In this society, everything is predetermined.  There are no choices. Everyone is fed a government prescribed diet. There is no sharing food because the calories are carefully portioned. Your job is based on your aptitude. Free time is portioned out sparingly. Even the day you die is predetermined.

Almost every person attends their Matching Ceremony after their seventeenth birthday to find out who will become their future husband or wife.  Almost always it is a person in a far away region.  In an unlikely outcome Cassia is matched to her best friend Xander.  

Cassia and Xander are childhood friends.  They grew up playing together, they know each other and their families know each other.  Everything is great!  Cassia and Xander are delighted.  That is when everything goes wrong.  

Cassia puts her microchip with information about Xander, her match into her port.  Xander’s face pops up on the screen, but it is quickly replaced with the image of another boy.  And not just any boy, but another she knows well.

The rest of the novel takes us through Cassia’s internal conflict. It raises questions in Cassia that she never had before.  Throughout her life she has been a conformist, never once questioning the rules, or the predetermined outcomes in her life.  Suddenly, she is a fountain of questions.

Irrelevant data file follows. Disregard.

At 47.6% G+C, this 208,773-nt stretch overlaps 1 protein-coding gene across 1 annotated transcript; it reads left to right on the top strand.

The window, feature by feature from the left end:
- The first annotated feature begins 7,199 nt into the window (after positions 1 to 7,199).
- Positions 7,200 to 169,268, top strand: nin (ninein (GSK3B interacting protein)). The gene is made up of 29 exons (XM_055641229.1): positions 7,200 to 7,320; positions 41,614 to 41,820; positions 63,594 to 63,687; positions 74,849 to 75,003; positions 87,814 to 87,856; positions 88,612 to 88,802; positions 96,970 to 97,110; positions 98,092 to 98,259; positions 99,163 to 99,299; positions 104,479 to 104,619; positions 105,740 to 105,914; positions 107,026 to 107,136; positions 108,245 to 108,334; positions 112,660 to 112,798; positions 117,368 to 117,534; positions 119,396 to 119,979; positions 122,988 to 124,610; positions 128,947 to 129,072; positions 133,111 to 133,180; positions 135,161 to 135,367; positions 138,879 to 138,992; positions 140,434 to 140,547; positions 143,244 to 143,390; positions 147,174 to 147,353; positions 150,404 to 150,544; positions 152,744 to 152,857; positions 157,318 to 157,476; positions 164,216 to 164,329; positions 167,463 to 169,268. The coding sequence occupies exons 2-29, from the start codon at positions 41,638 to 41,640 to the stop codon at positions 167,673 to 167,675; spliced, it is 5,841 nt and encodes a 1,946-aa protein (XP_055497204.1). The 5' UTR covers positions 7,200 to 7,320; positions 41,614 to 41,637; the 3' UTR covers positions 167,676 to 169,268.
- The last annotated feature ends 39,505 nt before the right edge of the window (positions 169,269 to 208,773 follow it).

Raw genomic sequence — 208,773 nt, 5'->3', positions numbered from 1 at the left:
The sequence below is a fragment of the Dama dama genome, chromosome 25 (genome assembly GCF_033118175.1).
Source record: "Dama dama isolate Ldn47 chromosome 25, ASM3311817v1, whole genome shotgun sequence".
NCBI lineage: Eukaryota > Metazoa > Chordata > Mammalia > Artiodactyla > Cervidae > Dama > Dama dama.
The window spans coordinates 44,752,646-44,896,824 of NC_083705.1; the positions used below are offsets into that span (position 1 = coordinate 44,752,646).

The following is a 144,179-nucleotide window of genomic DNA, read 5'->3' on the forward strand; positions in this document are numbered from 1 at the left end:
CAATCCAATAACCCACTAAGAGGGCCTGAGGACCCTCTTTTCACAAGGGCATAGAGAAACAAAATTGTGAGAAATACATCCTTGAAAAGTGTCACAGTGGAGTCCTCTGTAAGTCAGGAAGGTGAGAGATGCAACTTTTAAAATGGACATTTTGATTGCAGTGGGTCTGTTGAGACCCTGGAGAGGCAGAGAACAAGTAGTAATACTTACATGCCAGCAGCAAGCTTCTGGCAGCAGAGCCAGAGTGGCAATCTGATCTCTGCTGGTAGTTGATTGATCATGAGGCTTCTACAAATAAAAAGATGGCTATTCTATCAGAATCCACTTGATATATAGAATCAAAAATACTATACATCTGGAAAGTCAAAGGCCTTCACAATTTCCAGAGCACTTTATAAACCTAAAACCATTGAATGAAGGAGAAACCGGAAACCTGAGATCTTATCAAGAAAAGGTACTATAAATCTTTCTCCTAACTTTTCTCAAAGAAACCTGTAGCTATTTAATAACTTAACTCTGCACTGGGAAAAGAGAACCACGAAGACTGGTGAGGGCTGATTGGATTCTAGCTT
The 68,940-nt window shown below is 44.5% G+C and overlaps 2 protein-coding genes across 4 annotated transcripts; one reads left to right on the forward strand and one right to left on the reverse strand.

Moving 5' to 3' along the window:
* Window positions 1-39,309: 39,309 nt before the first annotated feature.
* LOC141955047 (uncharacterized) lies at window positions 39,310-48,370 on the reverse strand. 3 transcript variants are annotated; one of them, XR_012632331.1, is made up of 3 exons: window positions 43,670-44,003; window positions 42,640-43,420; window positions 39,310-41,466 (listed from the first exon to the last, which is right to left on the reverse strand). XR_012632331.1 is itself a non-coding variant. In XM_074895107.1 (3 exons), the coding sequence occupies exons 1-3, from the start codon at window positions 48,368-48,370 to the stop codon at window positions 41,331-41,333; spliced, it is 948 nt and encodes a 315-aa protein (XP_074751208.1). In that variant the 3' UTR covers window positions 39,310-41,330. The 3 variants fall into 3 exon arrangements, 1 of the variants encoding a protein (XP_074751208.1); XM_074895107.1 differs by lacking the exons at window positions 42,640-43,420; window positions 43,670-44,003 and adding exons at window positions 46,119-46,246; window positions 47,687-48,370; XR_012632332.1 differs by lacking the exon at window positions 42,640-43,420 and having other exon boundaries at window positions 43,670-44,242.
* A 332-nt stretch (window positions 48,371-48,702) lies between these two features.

A pretty typical coming of age scenario, set in a futuristic time and place, but typical none the less. It was a quick read, and I did find myself “reading just one more chapter”, but I think I was expecting more. The cliffhanger does make me hopeful for more adventure and excitement to come in the next two novels, but the ordinary storytelling in Matched does not make me want to go out there and buy them.

This was a paid review for the BlogHer Book Club, however the opinions are all mine.